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BWW Review: GARDEN OF FINZI-CONTINIS at City Opera-NYTF Is Too Much of a Good Thing

Gordon and Korie World Premiere, at Jewish Heritage Museum in NYC, Remembers the Holocaust

BWW Review: GARDEN OF FINZI-CONTINIS at City Opera-NYTF Is Too Much of a Good Thing
Rachel Blaustein and Anthony Ciaramataro.
Photo: Alan Chin

Ricky Ian Gordon and Michael Korie, whose new opera, THE GARDEN OF THE FINZI-CONTINIS, for New York City Opera and National Yiddish Theatre-Folksbiene, weren't the only ones to be inspired by the famed 1962 novel IL GIARDINO DEI FINZI CONTINI by Italian Giorgio Bassani. The film version, by Vittorio De Sica, won the Best Foreign Film Oscar in 1970, running half the time of the opera. Still, it is the novel that excited them all.

Unfortunately, for Gordon and Korie, this meant not only culling the most important parts of Bassani's story to make room for Gordon's varied, often inspired, score, but also giving us details about the characters to make them accessible to us.

This would have been much easier on film, where the camera could come in close to see the reactions of the players in the story. With opera, the music or libretto needs to fill in all those details and that, I think, was a major problem in the first half of the piece. By the end, what made a 90-minute film was now a three-hour opera.

With so much static exposition early on, it slowed down what directors Michael Capasso (also New York City Opera's General Director) and Richard Stafford could do to keep the first half moving. It's too bad that Gordon didn't use more of his pleasurable music to introduce the characters and less for other parts of the story. Because once Act I was finished, Act II moved along at a better pace, as it came to its horrifying conclusion, with many of the characters from Ferrara (Italy) are shipped off to "detention" by the followers of Mussolini and Hitler, while others escape.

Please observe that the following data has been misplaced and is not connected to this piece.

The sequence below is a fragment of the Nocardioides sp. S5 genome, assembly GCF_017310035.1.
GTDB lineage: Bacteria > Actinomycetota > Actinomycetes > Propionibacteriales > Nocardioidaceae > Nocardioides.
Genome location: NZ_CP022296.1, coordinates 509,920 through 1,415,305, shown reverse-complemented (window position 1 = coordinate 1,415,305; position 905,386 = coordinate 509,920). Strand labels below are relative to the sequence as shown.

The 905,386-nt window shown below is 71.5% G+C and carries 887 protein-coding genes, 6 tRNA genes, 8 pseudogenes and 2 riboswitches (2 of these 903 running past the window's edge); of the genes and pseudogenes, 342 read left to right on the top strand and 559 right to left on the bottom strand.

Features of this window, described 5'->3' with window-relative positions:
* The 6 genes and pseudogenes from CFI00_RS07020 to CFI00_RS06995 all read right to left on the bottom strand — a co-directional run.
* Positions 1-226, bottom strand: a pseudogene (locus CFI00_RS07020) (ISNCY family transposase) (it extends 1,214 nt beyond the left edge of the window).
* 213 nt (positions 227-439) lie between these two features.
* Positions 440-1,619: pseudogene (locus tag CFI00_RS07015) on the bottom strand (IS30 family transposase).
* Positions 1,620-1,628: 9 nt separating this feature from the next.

BWW Review: GARDEN OF FINZI-CONTINIS at City Opera-NYTF Is Too Much of a Good Thing
Rachel Blaustein and Anthony Ciaramataro.
Photo: Alan Chin

The score was in good hands under James Lowe, whether working with the many sides of Gordon's music, from the dissonance early in the piece to the lush to the religious to the more jazzy elements or the rest of the opera. The orchestra's work under Lowe overture was impeccable, as it was elsewhere in the piece.

John Farrell's simple set and projection design were very well done, although the lighting did not always make it easy to appreciate the sense of place Farrell intended, because the color was often washed out.

Most of the cast for the opening was unfamiliar to me, but they did an admirable job. In particular, the well-placed and -colored tenor of Anthony Ciaramataro, as Giorgio, who was both protagonist and narrator of the piece, was very welcome. Much of the opera's impact fell on his shoulders and he did admirable work, switching from the more ardent university student to the older, wiser man who comes back to the ruined synagogue of his youth.

BWW Review: GARDEN OF FINZI-CONTINIS at City Opera-NYTF Is Too Much of a Good Thing
Passover at the Finzi-Continis.
Photo: Alan Chin

Soprano Rachel Blaustein, as Giorgio's unrequited love, Micol Finzi-Contini, also made a strong impression with her lyric sound and smart presentation, though her reaction when Giorgio finally makes aggressive, clumsy advances to her seemed too much of a surprise. Two baritones, Bryan James Myer (Alberto Finzi-Contini) and Matt Ciuffitelli (Giampi Malnate), in smaller but key roles, gave well-informed stylishly acted performances, as Micol's gay brother and the unreturned object of his affection.

The fathers of Giorgio and Micol were in good hands with two other baritones. Franco Pomponi (particularly his darker sound in his scene in the Finzi-Contini library and his final understanding of Fascism) and Peter Kendall Clark, who has his AHA! moment, when he sends off his sons to save themselves in Switzerland when it is too late for himself and wife (the sturdy mezzo Mary Phillips).

Despite my reservations, FINZI-CONTINIS was a perfect tribute for Holocaust Remembrance Day, as it serves as a cautionary tale for us today and an interesting musical evening. For more information about future performances, through February 6, please see the City Opera website.



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From This Author - Richard Sasanow